Way to go Liberals. Your true colours show through strong and clear. Of course when you are a Liberal desperate to keep throwing taxpayer money around to buy special interest votes you never look at the other side of the budgetary equation, that being expenditures. You only look greedily at ways to squeeze ever cent possible from taxpayers in order to increase “revenue streams”.
    As a taxpayer, all Canadians must ask themselves if they are starting to feel like the frog in the boiling experiment. That is a situation where a frog is placed in a beaker of water and put on a Bunsen burner at a low heat where the temperature gradually rises until the frog is actually boiling without them becoming aware of it until it is too late.

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  4. What about first time home buyers and incentives for them. As i heard about a stress test they apply to new home buyers based on future mortgage rates.

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  5. Now that hundreds of thousands of Canadian middle class working people scrimped and saved to ensure a worry free retirement with minimal reliance on CPP and OAS our spendthrift government considering changing;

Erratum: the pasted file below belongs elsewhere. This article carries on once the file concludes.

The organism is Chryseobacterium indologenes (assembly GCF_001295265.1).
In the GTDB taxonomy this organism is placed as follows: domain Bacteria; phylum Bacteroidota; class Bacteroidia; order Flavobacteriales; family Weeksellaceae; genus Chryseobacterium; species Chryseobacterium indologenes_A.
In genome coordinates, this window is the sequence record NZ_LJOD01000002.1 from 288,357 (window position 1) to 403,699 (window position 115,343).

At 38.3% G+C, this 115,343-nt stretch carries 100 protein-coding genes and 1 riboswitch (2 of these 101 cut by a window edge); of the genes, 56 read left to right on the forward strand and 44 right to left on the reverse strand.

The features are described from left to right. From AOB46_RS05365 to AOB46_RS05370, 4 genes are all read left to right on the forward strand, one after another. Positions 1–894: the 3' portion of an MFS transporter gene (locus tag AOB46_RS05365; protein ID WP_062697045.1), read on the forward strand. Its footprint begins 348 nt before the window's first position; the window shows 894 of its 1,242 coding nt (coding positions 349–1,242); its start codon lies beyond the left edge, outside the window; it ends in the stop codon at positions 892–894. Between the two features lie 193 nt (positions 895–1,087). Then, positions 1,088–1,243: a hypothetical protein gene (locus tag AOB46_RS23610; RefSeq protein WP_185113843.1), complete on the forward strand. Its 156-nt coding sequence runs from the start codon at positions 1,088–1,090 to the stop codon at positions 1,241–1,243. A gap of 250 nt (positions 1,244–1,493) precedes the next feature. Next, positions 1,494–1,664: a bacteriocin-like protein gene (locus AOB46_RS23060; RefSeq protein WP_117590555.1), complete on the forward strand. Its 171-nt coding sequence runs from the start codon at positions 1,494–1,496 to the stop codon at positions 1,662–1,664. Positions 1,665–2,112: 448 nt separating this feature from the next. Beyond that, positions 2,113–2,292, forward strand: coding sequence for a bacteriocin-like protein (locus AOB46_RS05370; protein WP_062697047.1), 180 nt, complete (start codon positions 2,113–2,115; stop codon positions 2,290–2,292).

– possibly removing cap. Gains exemption for principal residence (in which case I expect to be allowed to deduct my mortgage interest and maintenance costs for the past twenty years)
    – increasing the cap. gains exclusion rate. (I suspect that there are far more seniors deriving supplementary income from investments to cover the increasing cost of living than the government thinks.
    – changing the rate that dividends are taxed for Canadian corps. Recipe for disaster when all of us loyal Canadians dump our sacred financial, telco, utility and oil stocks that we supported for many years. The original rationale for this tax treatment was to offset the fact that companies already paid tax on the funds distributed as dividends. Can you say “double taxation”?

    If any of these changes comes about, one can easily predict a serious negative hit to the Canadian economy as investors sell off those Canadian stocks that no longer receive favourable tax treatment.

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  6. Of course we should all volunteer to readily and willingly pay the extra taxes so that they can send $650,000 to Africa to “support women’s rights to abortions in those countries”. WTF!!!. Why didn’t they give it to the Wynne government to help them pay for contracts that they cancel for windmills and gas plants so we can afford electricity.
    I employ a few people with good paying jobs – feeding middle class or better Canadian families, but I am seriously tempted to send them all home and close the doors. We cant afford these guys who have never realized where the money comes from. They have no idea about reality. The guy with the hair in Ottawa spent more on his Christmas vacation than most would spend on a lifetime of vacations. They have already removed all the incentive to make jobs. Now they are just rubbing salt.

    Reply